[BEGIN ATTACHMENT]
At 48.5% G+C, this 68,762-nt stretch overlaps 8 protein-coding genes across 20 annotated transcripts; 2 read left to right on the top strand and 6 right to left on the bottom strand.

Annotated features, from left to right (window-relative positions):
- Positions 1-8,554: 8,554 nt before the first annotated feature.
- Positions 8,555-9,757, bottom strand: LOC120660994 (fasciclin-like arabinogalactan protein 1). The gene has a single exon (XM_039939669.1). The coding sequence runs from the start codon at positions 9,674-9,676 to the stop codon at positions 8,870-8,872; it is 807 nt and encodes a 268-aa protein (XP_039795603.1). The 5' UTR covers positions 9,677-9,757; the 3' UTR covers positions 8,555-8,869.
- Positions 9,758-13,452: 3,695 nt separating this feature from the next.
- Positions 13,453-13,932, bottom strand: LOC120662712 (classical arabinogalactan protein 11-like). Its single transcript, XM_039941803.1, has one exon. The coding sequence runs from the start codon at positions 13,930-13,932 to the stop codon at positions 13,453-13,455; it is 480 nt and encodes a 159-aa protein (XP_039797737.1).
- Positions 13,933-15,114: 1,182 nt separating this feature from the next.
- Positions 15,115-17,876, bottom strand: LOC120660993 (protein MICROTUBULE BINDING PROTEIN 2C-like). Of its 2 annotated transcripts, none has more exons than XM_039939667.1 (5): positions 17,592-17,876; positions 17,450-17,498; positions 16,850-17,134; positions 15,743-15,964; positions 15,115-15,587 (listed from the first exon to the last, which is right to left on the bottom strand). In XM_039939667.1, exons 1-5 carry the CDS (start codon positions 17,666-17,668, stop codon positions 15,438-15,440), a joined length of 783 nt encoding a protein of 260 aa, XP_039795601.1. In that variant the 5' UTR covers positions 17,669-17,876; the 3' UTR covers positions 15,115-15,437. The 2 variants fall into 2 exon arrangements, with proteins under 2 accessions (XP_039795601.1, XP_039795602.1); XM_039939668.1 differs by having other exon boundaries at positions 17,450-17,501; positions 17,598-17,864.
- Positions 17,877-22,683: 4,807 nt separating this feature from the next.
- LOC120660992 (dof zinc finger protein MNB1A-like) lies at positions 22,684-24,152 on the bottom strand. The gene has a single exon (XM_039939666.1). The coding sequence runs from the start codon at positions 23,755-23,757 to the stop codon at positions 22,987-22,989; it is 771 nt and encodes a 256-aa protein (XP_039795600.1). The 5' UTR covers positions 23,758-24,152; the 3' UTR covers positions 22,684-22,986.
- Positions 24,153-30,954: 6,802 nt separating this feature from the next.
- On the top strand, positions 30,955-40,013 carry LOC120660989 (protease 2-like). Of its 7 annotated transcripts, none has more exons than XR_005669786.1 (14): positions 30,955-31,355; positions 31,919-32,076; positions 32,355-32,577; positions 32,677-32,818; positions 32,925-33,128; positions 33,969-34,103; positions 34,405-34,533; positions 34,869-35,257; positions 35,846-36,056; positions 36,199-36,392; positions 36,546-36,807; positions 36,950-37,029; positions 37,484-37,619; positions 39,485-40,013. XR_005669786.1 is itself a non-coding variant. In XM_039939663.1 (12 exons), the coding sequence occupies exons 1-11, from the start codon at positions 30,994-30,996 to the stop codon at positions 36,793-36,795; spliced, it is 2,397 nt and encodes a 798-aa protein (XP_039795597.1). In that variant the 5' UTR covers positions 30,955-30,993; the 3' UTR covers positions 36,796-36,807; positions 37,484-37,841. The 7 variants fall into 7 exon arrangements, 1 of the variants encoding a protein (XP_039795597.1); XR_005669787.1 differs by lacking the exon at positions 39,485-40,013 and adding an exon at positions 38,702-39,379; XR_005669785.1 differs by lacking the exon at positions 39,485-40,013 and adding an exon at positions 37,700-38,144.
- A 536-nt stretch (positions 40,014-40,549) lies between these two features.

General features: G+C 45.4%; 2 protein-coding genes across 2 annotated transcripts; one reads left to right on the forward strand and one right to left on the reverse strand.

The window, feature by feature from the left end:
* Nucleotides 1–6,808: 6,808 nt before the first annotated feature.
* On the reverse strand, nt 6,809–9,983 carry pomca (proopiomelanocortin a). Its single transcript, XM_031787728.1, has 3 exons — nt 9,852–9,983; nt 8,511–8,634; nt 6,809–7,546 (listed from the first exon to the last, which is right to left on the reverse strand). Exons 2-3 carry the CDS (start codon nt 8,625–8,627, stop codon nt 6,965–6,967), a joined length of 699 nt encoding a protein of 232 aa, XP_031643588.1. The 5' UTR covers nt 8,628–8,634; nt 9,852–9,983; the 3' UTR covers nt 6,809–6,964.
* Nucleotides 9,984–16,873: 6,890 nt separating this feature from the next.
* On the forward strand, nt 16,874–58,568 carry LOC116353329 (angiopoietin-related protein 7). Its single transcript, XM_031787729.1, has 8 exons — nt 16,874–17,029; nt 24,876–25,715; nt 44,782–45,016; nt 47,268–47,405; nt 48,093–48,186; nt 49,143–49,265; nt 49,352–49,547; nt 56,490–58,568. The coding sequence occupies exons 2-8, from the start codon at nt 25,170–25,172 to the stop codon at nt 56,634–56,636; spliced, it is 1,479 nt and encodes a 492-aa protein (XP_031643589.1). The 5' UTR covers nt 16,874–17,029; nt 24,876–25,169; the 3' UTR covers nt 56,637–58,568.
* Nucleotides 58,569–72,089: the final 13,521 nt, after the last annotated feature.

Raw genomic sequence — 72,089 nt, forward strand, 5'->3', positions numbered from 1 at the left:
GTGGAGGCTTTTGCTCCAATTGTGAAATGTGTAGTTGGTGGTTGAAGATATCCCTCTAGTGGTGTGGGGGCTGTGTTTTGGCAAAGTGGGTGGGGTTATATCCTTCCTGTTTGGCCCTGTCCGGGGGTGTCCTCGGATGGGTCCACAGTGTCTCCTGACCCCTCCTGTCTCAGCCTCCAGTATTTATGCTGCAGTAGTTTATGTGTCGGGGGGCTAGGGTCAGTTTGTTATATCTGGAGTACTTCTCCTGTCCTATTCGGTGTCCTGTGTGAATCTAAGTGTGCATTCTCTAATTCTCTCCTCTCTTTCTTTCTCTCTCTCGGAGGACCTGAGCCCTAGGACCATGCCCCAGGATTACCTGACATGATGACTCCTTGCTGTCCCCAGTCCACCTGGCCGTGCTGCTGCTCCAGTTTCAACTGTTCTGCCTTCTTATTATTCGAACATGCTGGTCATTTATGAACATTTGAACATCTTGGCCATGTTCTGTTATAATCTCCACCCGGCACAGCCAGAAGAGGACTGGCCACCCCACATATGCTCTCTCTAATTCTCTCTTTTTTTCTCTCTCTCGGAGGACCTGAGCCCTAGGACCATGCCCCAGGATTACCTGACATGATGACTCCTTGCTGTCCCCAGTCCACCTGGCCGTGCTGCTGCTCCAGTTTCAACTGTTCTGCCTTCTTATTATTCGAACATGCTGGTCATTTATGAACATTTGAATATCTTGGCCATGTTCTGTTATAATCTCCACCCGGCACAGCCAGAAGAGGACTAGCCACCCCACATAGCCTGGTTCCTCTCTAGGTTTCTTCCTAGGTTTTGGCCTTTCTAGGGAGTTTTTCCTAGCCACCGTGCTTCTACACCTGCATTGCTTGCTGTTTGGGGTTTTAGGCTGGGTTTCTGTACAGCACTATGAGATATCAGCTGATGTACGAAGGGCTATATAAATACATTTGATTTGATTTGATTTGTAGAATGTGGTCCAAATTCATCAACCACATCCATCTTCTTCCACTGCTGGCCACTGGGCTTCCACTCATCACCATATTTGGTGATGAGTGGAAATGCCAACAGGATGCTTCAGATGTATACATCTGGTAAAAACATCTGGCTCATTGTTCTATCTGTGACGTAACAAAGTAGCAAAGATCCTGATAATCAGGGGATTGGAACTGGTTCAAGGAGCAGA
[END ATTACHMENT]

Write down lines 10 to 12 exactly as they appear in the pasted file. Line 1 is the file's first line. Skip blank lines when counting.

- LOC120660992 (dof zinc finger protein MNB1A-like) lies at positions 22,684-24,152 on the bottom strand. The gene has a single exon (XM_039939666.1). The coding sequence runs from the start codon at positions 23,755-23,757 to the stop codon at positions 22,987-22,989; it is 771 nt and encodes a 256-aa protein (XP_039795600.1). The 5' UTR covers positions 23,758-24,152; the 3' UTR covers positions 22,684-22,986.
- Positions 24,153-30,954: 6,802 nt separating this feature from the next.
- On the top strand, positions 30,955-40,013 carry LOC120660989 (protease 2-like). Of its 7 annotated transcripts, none has more exons than XR_005669786.1 (14): positions 30,955-31,355; positions 31,919-32,076; positions 32,355-32,577; positions 32,677-32,818; positions 32,925-33,128; positions 33,969-34,103; positions 34,405-34,533; positions 34,869-35,257; positions 35,846-36,056; positions 36,199-36,392; positions 36,546-36,807; positions 36,950-37,029; positions 37,484-37,619; positions 39,485-40,013. XR_005669786.1 is itself a non-coding variant. In XM_039939663.1 (12 exons), the coding sequence occupies exons 1-11, from the start codon at positions 30,994-30,996 to the stop codon at positions 36,793-36,795; spliced, it is 2,397 nt and encodes a 798-aa protein (XP_039795597.1). In that variant the 5' UTR covers positions 30,955-30,993; the 3' UTR covers positions 36,796-36,807; positions 37,484-37,841. The 7 variants fall into 7 exon arrangements, 1 of the variants encoding a protein (XP_039795597.1); XR_005669787.1 differs by lacking the exon at positions 39,485-40,013 and adding an exon at positions 38,702-39,379; XR_005669785.1 differs by lacking the exon at positions 39,485-40,013 and adding an exon at positions 37,700-38,144.